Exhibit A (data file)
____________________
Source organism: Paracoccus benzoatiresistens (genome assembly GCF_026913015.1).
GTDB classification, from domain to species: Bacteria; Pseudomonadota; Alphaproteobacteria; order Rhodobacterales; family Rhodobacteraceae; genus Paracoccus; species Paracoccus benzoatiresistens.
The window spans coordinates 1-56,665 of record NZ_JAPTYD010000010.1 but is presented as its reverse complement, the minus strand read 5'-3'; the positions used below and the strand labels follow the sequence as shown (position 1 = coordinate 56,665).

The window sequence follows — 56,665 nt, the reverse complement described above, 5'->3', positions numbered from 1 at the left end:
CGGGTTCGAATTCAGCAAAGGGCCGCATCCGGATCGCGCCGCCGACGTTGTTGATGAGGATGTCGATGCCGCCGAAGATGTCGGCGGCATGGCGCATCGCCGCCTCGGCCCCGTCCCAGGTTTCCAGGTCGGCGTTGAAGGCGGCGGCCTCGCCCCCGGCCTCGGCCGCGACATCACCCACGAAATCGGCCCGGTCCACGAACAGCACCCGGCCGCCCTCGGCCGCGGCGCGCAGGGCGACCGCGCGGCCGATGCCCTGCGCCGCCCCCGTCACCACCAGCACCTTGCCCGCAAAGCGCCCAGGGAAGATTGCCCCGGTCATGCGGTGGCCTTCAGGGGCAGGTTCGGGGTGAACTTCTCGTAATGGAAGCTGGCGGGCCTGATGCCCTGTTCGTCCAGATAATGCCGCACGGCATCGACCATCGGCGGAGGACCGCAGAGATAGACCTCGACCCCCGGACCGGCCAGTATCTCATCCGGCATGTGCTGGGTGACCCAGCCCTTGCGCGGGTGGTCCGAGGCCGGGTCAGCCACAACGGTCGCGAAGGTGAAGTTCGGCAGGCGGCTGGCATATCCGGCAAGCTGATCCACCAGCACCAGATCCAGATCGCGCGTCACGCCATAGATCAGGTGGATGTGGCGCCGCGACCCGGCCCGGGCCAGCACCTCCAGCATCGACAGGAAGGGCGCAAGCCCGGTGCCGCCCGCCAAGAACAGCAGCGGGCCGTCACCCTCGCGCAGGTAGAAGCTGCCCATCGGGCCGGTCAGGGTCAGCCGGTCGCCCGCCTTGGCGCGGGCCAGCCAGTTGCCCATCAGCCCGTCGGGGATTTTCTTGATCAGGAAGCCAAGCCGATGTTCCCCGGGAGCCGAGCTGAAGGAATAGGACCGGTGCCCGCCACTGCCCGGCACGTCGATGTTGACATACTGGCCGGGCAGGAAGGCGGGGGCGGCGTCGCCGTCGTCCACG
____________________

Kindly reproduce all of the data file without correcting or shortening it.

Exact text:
Source organism: Paracoccus benzoatiresistens (genome assembly GCF_026913015.1).
GTDB classification, from domain to species: Bacteria; Pseudomonadota; Alphaproteobacteria; order Rhodobacterales; family Rhodobacteraceae; genus Paracoccus; species Paracoccus benzoatiresistens.
The window spans coordinates 1-56,665 of record NZ_JAPTYD010000010.1 but is presented as its reverse complement, the minus strand read 5'-3'; the positions used below and the strand labels follow the sequence as shown (position 1 = coordinate 56,665).

The window sequence follows — 56,665 nt, the reverse complement described above, 5'->3', positions numbered from 1 at the left end:
CGGGTTCGAATTCAGCAAAGGGCCGCATCCGGATCGCGCCGCCGACGTTGTTGATGAGGATGTCGATGCCGCCGAAGATGTCGGCGGCATGGCGCATCGCCGCCTCGGCCCCGTCCCAGGTTTCCAGGTCGGCGTTGAAGGCGGCGGCCTCGCCCCCGGCCTCGGCCGCGACATCACCCACGAAATCGGCCCGGTCCACGAACAGCACCCGGCCGCCCTCGGCCGCGGCGCGCAGGGCGACCGCGCGGCCGATGCCCTGCGCCGCCCCCGTCACCACCAGCACCTTGCCCGCAAAGCGCCCAGGGAAGATTGCCCCGGTCATGCGGTGGCCTTCAGGGGCAGGTTCGGGGTGAACTTCTCGTAATGGAAGCTGGCGGGCCTGATGCCCTGTTCGTCCAGATAATGCCGCACGGCATCGACCATCGGCGGAGGACCGCAGAGATAGACCTCGACCCCCGGACCGGCCAGTATCTCATCCGGCATGTGCTGGGTGACCCAGCCCTTGCGCGGGTGGTCCGAGGCCGGGTCAGCCACAACGGTCGCGAAGGTGAAGTTCGGCAGGCGGCTGGCATATCCGGCAAGCTGATCCACCAGCACCAGATCCAGATCGCGCGTCACGCCATAGATCAGGTGGATGTGGCGCCGCGACCCGGCCCGGGCCAGCACCTCCAGCATCGACAGGAAGGGCGCAAGCCCGGTGCCGCCCGCCAAGAACAGCAGCGGGCCGTCACCCTCGCGCAGGTAGAAGCTGCCCATCGGGCCGGTCAGGGTCAGCCGGTCGCCCGCCTTGGCGCGGGCCAGCCAGTTGCCCATCAGCCCGTCGGGGATTTTCTTGATCAGGAAGCCAAGCCGATGTTCCCCGGGAGCCGAGCTGAAGGAATAGGACCGGTGCCCGCCACTGCCCGGCACGTCGATGTTGACATACTGGCCGGGCAGGAAGGCGGGGGCGGCGTCGCCGTCGTCCACG